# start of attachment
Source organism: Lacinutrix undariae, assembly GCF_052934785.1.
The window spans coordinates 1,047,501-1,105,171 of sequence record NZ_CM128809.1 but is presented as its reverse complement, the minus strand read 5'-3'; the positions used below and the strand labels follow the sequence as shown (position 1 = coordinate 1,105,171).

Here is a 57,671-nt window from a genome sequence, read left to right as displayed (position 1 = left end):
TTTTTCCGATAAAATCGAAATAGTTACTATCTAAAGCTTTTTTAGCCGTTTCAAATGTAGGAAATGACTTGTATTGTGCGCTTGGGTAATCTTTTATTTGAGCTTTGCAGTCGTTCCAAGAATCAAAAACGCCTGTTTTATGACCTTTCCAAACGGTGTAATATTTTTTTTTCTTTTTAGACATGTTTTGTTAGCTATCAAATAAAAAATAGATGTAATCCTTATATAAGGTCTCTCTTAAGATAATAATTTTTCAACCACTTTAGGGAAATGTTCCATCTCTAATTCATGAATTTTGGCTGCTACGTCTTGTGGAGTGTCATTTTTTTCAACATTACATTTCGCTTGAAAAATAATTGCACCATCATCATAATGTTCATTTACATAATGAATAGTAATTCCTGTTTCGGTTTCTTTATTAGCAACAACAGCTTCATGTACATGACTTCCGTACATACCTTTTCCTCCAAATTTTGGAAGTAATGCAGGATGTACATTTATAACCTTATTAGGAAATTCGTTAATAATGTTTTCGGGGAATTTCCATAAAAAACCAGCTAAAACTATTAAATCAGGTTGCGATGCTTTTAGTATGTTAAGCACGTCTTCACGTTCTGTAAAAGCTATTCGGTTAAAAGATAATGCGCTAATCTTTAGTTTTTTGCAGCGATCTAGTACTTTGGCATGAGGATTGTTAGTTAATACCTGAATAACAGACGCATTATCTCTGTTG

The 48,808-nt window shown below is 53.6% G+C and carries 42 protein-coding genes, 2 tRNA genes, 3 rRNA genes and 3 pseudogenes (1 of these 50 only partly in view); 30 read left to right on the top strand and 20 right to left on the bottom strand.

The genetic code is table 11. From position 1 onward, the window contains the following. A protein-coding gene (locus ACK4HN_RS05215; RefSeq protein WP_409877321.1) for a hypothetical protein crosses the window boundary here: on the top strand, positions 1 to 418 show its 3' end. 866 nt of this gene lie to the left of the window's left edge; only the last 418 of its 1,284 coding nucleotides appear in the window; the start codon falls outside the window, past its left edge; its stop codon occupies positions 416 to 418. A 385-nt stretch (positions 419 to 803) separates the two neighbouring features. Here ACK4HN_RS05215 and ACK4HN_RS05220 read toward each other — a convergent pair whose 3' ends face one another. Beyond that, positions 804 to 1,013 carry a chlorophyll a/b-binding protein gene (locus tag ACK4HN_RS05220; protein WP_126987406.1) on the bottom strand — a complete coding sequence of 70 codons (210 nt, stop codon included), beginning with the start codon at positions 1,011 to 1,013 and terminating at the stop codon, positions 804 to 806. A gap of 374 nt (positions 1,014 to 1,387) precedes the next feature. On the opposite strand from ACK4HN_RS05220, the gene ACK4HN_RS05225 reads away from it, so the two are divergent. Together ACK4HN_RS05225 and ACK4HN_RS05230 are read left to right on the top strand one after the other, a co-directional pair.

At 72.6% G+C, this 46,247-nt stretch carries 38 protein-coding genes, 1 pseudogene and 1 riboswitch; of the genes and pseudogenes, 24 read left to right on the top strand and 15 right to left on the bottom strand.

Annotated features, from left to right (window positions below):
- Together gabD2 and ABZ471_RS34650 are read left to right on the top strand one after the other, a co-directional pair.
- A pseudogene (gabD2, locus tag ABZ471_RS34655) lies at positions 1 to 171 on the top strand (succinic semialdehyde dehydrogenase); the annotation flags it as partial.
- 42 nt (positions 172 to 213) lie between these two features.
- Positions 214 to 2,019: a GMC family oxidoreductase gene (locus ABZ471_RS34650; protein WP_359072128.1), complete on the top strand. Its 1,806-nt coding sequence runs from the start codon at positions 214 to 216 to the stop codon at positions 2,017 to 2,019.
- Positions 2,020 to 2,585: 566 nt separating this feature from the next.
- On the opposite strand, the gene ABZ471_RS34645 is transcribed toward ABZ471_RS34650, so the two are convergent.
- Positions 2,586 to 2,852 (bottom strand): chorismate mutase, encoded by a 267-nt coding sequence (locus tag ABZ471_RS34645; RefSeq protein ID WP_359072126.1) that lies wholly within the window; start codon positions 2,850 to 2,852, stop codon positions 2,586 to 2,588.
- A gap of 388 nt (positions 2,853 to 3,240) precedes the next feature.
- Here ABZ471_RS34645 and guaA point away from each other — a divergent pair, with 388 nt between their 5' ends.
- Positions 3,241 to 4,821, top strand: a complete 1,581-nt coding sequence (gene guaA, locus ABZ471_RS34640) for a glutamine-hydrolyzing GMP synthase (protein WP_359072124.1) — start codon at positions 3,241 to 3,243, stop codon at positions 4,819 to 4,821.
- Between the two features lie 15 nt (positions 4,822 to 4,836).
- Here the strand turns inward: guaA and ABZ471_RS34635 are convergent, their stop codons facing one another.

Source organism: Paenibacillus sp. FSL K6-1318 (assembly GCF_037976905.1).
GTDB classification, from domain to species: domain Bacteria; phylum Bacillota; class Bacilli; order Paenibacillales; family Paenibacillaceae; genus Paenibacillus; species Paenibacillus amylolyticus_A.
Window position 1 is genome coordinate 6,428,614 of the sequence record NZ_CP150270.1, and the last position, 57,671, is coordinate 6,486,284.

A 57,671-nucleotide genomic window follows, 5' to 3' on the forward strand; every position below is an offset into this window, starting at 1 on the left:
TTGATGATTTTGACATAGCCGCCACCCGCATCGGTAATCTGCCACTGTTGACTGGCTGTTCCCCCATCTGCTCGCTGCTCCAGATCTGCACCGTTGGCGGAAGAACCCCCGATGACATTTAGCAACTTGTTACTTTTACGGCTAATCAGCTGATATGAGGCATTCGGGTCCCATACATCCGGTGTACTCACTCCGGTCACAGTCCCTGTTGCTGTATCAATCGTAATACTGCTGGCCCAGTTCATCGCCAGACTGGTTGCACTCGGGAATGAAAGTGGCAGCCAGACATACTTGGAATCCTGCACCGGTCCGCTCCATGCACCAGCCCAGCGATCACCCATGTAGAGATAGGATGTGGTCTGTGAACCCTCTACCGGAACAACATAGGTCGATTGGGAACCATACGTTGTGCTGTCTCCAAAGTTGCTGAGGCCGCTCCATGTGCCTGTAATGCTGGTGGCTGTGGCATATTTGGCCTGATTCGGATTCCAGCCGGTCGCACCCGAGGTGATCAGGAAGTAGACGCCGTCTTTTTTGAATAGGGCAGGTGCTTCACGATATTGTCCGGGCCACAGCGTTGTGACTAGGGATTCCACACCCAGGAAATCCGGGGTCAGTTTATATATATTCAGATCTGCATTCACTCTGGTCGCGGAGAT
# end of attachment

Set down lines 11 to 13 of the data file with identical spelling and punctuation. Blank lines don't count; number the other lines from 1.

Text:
- 42 nt (positions 172 to 213) lie between these two features.
- Positions 214 to 2,019: a GMC family oxidoreductase gene (locus ABZ471_RS34650; protein WP_359072128.1), complete on the top strand. Its 1,806-nt coding sequence runs from the start codon at positions 214 to 216 to the stop codon at positions 2,017 to 2,019.
- Positions 2,020 to 2,585: 566 nt separating this feature from the next.